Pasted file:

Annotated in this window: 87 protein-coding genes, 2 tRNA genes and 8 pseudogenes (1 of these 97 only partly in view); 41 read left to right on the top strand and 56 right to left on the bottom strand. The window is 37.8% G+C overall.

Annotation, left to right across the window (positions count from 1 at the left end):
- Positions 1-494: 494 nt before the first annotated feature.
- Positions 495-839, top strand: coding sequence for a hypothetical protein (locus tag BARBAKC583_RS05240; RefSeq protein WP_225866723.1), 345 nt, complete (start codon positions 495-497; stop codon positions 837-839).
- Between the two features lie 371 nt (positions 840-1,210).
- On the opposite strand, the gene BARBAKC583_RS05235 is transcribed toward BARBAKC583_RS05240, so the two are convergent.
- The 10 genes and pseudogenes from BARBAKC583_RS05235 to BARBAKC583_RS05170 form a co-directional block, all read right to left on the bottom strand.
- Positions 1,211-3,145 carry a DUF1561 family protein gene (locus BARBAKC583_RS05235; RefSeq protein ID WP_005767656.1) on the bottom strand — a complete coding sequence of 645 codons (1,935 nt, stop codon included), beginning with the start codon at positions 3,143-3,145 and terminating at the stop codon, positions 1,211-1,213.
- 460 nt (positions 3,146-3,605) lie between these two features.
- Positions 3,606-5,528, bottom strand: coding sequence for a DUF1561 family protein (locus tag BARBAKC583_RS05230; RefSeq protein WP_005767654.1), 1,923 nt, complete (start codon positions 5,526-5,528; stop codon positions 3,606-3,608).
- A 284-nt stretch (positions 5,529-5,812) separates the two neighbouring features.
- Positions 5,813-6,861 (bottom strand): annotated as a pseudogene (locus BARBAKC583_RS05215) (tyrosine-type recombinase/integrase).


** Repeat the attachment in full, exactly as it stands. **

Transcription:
Annotated in this window: 87 protein-coding genes, 2 tRNA genes and 8 pseudogenes (1 of these 97 only partly in view); 41 read left to right on the top strand and 56 right to left on the bottom strand. The window is 37.8% G+C overall.

Annotation, left to right across the window (positions count from 1 at the left end):
- Positions 1-494: 494 nt before the first annotated feature.
- Positions 495-839, top strand: coding sequence for a hypothetical protein (locus tag BARBAKC583_RS05240; RefSeq protein WP_225866723.1), 345 nt, complete (start codon positions 495-497; stop codon positions 837-839).
- Between the two features lie 371 nt (positions 840-1,210).
- On the opposite strand, the gene BARBAKC583_RS05235 is transcribed toward BARBAKC583_RS05240, so the two are convergent.
- The 10 genes and pseudogenes from BARBAKC583_RS05235 to BARBAKC583_RS05170 form a co-directional block, all read right to left on the bottom strand.
- Positions 1,211-3,145 carry a DUF1561 family protein gene (locus BARBAKC583_RS05235; RefSeq protein ID WP_005767656.1) on the bottom strand — a complete coding sequence of 645 codons (1,935 nt, stop codon included), beginning with the start codon at positions 3,143-3,145 and terminating at the stop codon, positions 1,211-1,213.
- 460 nt (positions 3,146-3,605) lie between these two features.
- Positions 3,606-5,528, bottom strand: coding sequence for a DUF1561 family protein (locus tag BARBAKC583_RS05230; RefSeq protein WP_005767654.1), 1,923 nt, complete (start codon positions 5,526-5,528; stop codon positions 3,606-3,608).
- A 284-nt stretch (positions 5,529-5,812) separates the two neighbouring features.
- Positions 5,813-6,861 (bottom strand): annotated as a pseudogene (locus BARBAKC583_RS05215) (tyrosine-type recombinase/integrase).